At other restaurants you encounter three Debbies, two Jennifers, one Chad, a Lance, a Tiffany and “Hi guys! So what do you folks feel like for dinner tonight?” At Le Cirque you are greeted by the graceful, attractive proprietor and his savvy deputies Mario Wainer and Benito Sevarin. And if you happen to be lucky enough to dine of an evening with a good looking woman like Nancy Curry O’Shaughnessy … on the way out … Sirio will whisper to her: “Why don’t you come for lunch tomorrow – without him?” He will say things like this to women even if their husband happens to be the King of Spain, an Agnelli or a Berlusconi, a Sulzberger, a Murdoch, a Rockefeller or a Speyer. The man has a passion for people which is equal almost to his love for his spectacular new granddaughter Stella – after whom the new upstairs party room is named.

    In the last few months, Sirio has been working out with the trainer Kevin Mills at the gym in his luxury apartment tower over the Museum of Modern Art. A camera crew even follows him into the gym each morning where his legs scream reminders of the “diminishments” we all suffer and that he has been moving through dining rooms for the better part of 50 years. But the minute that spotlight comes on this week and the titled and those of high estate walk in his new Le Cirque – the great Maccioni will be there at the podium inside the door where his presence alone will instantly roll the clock back to a more graceful time in our town.

    The Ringmaster has been miserable since he had to move out of the New York Palace two years ago. And he has rather resembled a caged lion over at Circo, his sons’ very successful restaurant on the West Side.

    And when he opens this Thursday to the applause of 2,000 admirers, he will be attended by Egidiana Palmieri, the talented and earthy beauty who gave up a singing career many years ago to cast her lot with a dashing Tuscan on a fast Vespa from the hill town of Montecatini. Egi and Sirio Maccioni will stand in the glare of the spotlights with their three sons: Mario, Marco and Mauro. And with Stella Sofia Maccioni who is not yet nine months, but has made the Times’ society page twice and Liz Smith four times!

    Adam Tihany, another certifiable genius, and Costas Kondylis, the charismatic architect, have created a spectacular new venue with a circus theme with monkeys and elephants suspended Calder-like from the ceilings to compliment Maccioni’s genius. Together with Sirio, they have taken millions of dollars, and several years off the life of Steven Roth, the head of Vornado, who is one of the smartest and most successful developers in New York. But he never saw anything like the Tuscan showman. Roth thus goes directly to Heaven for enduring all of Sirio’s “enthusiasms” for the last several months.

    But they did it. And Liz Smith, Cindy Adams, Richard Johnson, Judith and Rudy Giuliani, Michael Bloomberg, Silvio Berlusconi, William Zeckendorf, Punch Sulzberger, Juan Carlos of Spain, Bill Cosby, Tony Bennett, Barbara Taylor Bradford and her husband Bob, Steve Forbes, Marianna and George Kaufman, Rick Friedberg and Francine, the daughter of Sam LeFrak, Emilie O’Sullivan, Neil Siroka, Matilda and Mario Cuomo, Nancy Rutigliano, Susan and Jack Rudin, Edward Egan, the cardinal archbishop of New York, and Ray Kelly, the police commissioner, as well as LeRoy Neiman and Chuck Mangione will be there to herald his return. It is also expected there will be more than a few good looking girls … and one little one in the arms of her mother Francesca Maccioni who will flirt with her grandfather.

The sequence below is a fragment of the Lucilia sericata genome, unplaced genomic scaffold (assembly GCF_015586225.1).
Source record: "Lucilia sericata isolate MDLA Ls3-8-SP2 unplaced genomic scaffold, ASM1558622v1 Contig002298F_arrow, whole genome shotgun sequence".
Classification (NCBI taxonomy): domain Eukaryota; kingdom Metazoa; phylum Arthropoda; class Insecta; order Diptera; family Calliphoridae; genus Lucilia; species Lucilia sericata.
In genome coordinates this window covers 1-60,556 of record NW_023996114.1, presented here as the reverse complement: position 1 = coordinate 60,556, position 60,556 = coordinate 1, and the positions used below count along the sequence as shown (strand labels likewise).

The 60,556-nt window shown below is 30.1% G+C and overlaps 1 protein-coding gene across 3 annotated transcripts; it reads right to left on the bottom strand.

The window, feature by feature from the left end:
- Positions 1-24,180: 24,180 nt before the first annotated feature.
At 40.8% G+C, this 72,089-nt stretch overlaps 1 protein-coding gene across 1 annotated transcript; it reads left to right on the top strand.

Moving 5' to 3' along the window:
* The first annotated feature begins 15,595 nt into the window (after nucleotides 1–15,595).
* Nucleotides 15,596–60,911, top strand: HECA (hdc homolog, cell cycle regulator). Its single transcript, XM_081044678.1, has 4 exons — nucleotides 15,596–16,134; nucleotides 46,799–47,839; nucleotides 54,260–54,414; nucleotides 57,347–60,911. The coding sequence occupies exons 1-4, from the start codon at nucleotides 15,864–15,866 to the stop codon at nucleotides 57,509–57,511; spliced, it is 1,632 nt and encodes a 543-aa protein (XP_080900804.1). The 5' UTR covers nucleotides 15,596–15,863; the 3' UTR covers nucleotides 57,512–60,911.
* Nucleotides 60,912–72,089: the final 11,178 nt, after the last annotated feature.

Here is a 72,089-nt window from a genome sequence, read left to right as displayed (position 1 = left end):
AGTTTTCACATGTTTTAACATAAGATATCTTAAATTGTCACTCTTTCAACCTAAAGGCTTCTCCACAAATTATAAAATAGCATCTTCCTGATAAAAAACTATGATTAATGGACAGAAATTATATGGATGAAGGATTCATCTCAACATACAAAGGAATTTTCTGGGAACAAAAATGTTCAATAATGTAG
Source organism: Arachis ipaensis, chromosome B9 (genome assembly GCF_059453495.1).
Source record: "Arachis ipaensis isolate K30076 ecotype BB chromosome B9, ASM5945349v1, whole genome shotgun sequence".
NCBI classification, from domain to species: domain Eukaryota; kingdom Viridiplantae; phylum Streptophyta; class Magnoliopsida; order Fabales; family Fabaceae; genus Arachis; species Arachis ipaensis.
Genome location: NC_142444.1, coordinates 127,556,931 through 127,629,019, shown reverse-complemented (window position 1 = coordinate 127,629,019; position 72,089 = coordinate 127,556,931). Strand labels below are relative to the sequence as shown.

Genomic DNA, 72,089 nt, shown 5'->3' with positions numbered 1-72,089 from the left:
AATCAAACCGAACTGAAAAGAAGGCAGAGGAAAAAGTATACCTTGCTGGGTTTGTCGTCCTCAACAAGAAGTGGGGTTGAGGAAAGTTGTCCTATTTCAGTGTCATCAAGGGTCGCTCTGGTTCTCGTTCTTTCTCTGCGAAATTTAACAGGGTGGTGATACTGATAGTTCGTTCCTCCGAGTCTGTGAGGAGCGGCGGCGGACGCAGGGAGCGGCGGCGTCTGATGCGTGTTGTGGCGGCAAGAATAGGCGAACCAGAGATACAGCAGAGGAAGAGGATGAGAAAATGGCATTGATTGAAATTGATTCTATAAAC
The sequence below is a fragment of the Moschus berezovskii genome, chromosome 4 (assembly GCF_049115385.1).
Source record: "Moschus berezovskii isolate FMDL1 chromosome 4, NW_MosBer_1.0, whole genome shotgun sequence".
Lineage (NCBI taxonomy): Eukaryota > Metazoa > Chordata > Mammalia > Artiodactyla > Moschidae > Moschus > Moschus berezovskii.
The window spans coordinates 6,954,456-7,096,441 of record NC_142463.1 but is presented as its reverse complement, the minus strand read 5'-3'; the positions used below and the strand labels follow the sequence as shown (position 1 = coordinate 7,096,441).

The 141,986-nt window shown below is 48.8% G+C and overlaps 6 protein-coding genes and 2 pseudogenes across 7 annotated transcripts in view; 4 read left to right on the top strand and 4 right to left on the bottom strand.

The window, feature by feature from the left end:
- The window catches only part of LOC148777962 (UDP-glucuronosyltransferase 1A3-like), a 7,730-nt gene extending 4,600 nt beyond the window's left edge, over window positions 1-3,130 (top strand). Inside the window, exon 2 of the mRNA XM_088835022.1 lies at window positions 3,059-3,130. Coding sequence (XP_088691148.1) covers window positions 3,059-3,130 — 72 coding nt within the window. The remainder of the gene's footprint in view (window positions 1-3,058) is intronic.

New York becomes New York again when Sirio steps forward … once more into the spotlight, greeting people, loving them and being loved in return … at his LeCirque.

    An icon is properly restored. He has been a class act in every season of his life. And in every season of our lives.

    Sirio Maccioni is a marvelous New York story. It’s 2006. But he’s still here. In the center ring.

    William O’Shaughnessy

    is president of Whitney Radio and editorial director of stations WVOX and WRTN, Westchester, N.Y. He is a former chairman of Public Affairs for the National Association of Broadcasters and served as president of the New York State Broadcasters Association. During his 18-year service at NAB, he specialized in free speech and First Amendment issues.

    He is a director and chairman of the Endowment Committee of the Broadcasters Foundation of America, based in Greenwich, Connecticut.

    A self-styled “Rockefeller Republican,” he was active in the presidential campaign of President George H.W. Bush and served as chairman of Republicans for Mario Cuomo during each of his three successful campaigns for governor of New York.

    He is the author of “AirWAVES” (1999) and “It All Comes Back to Me Now” (2001), collections of his radio commentaries, essays and interviews, published by Fordham University Press. “More Riffs, Rants and Raves” was released in April, 2004. He has just started his Fourth volume “AGAIN! Run That By Me One More Time.”


    Cindy Hall Gallagher


  9. William O'Shaughnessy

    Dear Amateur Gourmet:

    That was so nice of you to post my meanderings and musings about The Great Sirio Maccioni.

    I’ve just discovered your website … and I think it’s a real service to those of us who eat out damn near every night of the week.

    I also understand that you and our young friend Mauro Lorenzo Maccioni were able to have a good talk about your unfortunate experience with your Mom and Dad at Le Cirque.

    Mauro is a wonderful young man. And I also hope you will permit me the observation that his two postings really represented a sincere cris de coeur and shows the great qualities all of us find in this extraordinary family. I have a feeling you two articulate young men would like each other instantly if we can arrange a return visit at one of their restaurants – either Circo on 55th Street or the mighty Le Cirque on 58th.

    Thanks again for the use of the hall and for letting me have my say.

    William O’Shaughnssy